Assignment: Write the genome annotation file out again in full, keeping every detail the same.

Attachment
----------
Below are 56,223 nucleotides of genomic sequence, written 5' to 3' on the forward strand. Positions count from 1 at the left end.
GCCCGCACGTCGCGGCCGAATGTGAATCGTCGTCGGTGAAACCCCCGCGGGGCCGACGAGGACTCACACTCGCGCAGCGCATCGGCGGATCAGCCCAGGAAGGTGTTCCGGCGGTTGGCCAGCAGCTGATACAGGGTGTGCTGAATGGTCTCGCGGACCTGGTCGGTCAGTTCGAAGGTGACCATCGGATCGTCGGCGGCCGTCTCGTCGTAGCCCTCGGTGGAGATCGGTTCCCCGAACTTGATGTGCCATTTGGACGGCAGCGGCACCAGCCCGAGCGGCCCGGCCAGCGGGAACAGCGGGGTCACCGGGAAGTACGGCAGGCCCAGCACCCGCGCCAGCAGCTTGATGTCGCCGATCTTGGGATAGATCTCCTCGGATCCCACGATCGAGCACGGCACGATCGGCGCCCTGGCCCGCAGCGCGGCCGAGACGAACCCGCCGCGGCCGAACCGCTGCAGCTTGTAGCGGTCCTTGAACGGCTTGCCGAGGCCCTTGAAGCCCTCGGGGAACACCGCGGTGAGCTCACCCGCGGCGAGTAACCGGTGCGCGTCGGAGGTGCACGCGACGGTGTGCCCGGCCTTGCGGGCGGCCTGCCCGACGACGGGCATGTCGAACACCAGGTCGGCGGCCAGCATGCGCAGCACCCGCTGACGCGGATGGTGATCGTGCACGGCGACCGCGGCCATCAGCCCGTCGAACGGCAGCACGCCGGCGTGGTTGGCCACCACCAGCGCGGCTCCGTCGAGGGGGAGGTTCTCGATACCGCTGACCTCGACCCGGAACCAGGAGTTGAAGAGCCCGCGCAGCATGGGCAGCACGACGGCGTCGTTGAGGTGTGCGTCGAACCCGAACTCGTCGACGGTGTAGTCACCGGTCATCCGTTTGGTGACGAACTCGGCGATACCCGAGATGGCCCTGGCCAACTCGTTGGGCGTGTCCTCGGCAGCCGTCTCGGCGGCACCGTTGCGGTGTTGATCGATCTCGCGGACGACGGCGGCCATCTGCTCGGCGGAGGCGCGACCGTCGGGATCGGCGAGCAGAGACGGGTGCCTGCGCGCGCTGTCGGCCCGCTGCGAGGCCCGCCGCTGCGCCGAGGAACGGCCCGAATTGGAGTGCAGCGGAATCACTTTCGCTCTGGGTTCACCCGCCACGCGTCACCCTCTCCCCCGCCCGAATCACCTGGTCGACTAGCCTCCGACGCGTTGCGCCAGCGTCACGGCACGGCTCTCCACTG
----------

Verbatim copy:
Below are 56,223 nucleotides of genomic sequence, written 5' to 3' on the forward strand. Positions count from 1 at the left end.
GCCCGCACGTCGCGGCCGAATGTGAATCGTCGTCGGTGAAACCCCCGCGGGGCCGACGAGGACTCACACTCGCGCAGCGCATCGGCGGATCAGCCCAGGAAGGTGTTCCGGCGGTTGGCCAGCAGCTGATACAGGGTGTGCTGAATGGTCTCGCGGACCTGGTCGGTCAGTTCGAAGGTGACCATCGGATCGTCGGCGGCCGTCTCGTCGTAGCCCTCGGTGGAGATCGGTTCCCCGAACTTGATGTGCCATTTGGACGGCAGCGGCACCAGCCCGAGCGGCCCGGCCAGCGGGAACAGCGGGGTCACCGGGAAGTACGGCAGGCCCAGCACCCGCGCCAGCAGCTTGATGTCGCCGATCTTGGGATAGATCTCCTCGGATCCCACGATCGAGCACGGCACGATCGGCGCCCTGGCCCGCAGCGCGGCCGAGACGAACCCGCCGCGGCCGAACCGCTGCAGCTTGTAGCGGTCCTTGAACGGCTTGCCGAGGCCCTTGAAGCCCTCGGGGAACACCGCGGTGAGCTCACCCGCGGCGAGTAACCGGTGCGCGTCGGAGGTGCACGCGACGGTGTGCCCGGCCTTGCGGGCGGCCTGCCCGACGACGGGCATGTCGAACACCAGGTCGGCGGCCAGCATGCGCAGCACCCGCTGACGCGGATGGTGATCGTGCACGGCGACCGCGGCCATCAGCCCGTCGAACGGCAGCACGCCGGCGTGGTTGGCCACCACCAGCGCGGCTCCGTCGAGGGGGAGGTTCTCGATACCGCTGACCTCGACCCGGAACCAGGAGTTGAAGAGCCCGCGCAGCATGGGCAGCACGACGGCGTCGTTGAGGTGTGCGTCGAACCCGAACTCGTCGACGGTGTAGTCACCGGTCATCCGTTTGGTGACGAACTCGGCGATACCCGAGATGGCCCTGGCCAACTCGTTGGGCGTGTCCTCGGCAGCCGTCTCGGCGGCACCGTTGCGGTGTTGATCGATCTCGCGGACGACGGCGGCCATCTGCTCGGCGGAGGCGCGACCGTCGGGATCGGCGAGCAGAGACGGGTGCCTGCGCGCGCTGTCGGCCCGCTGCGAGGCCCGCCGCTGCGCCGAGGAACGGCCCGAATTGGAGTGCAGCGGAATCACTTTCGCTCTGGGTTCACCCGCCACGCGTCACCCTCTCCCCCGCCCGAATCACCTGGTCGACTAGCCTCCGACGCGTTGCGCCAGCGTCACGGCACGGCTCTCCACTG